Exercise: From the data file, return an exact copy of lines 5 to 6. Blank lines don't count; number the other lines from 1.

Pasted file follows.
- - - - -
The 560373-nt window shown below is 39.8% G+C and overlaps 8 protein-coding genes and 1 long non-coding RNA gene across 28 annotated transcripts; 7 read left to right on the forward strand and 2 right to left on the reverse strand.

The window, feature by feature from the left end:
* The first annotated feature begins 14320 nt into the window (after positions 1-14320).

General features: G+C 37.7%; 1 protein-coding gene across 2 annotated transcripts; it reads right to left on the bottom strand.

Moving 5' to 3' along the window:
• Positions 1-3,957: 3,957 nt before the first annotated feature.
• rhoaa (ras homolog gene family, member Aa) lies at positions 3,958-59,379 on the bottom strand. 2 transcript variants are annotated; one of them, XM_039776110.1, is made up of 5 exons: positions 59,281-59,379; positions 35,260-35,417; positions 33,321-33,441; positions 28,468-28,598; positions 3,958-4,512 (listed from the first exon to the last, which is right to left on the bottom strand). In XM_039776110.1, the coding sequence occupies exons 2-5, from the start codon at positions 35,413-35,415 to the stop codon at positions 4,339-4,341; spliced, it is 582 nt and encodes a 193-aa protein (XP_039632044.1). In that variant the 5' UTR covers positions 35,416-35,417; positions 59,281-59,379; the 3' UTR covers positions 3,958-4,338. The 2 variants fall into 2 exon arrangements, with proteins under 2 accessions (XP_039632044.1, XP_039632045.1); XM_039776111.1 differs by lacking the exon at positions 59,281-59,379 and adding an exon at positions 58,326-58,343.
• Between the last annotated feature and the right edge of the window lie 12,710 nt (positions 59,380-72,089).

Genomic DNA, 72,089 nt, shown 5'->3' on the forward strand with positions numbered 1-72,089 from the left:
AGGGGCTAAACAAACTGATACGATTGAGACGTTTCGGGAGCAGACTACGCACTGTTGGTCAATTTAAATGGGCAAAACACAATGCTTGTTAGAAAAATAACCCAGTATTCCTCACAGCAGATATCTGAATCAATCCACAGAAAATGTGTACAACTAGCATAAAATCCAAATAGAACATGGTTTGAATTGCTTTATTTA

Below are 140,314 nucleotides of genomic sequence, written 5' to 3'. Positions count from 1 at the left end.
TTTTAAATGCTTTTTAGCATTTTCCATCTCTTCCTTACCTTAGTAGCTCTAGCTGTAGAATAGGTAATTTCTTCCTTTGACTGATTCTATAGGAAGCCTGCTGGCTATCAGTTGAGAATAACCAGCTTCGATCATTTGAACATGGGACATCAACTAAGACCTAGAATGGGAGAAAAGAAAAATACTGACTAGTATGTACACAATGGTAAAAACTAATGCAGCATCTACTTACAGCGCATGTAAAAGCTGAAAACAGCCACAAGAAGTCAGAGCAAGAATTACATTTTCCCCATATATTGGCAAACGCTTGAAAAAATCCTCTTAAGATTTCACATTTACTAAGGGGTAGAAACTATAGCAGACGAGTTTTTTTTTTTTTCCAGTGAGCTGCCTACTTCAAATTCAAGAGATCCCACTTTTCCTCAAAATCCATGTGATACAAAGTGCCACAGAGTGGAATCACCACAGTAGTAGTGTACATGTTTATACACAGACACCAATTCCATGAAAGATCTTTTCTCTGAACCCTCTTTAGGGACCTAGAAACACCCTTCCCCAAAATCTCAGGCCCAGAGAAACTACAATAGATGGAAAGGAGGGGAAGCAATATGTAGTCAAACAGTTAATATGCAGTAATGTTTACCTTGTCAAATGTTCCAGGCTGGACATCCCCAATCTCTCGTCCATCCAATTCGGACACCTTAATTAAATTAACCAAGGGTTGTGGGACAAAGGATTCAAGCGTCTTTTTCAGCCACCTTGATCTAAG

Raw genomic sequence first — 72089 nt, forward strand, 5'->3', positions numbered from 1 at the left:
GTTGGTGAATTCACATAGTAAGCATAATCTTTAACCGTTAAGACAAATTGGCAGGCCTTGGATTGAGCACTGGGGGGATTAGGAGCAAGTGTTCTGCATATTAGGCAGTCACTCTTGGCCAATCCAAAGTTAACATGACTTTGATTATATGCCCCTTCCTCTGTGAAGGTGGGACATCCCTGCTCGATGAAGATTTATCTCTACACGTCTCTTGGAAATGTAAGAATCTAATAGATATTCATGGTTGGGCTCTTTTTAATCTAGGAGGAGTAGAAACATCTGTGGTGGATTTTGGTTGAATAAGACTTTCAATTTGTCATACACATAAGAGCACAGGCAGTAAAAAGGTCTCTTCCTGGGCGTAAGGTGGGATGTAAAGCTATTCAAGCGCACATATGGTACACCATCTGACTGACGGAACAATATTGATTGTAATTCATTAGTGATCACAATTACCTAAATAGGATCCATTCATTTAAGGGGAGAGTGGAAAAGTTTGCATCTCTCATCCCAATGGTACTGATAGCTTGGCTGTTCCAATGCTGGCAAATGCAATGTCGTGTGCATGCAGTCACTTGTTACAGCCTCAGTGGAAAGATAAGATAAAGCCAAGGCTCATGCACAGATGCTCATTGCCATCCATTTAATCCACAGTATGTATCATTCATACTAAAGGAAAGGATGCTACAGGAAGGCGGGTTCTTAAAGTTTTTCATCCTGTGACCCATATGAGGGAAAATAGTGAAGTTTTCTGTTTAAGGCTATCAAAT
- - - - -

Moving 5' to 3' along the window:
• Positions 1-3,957: 3,957 nt before the first annotated feature.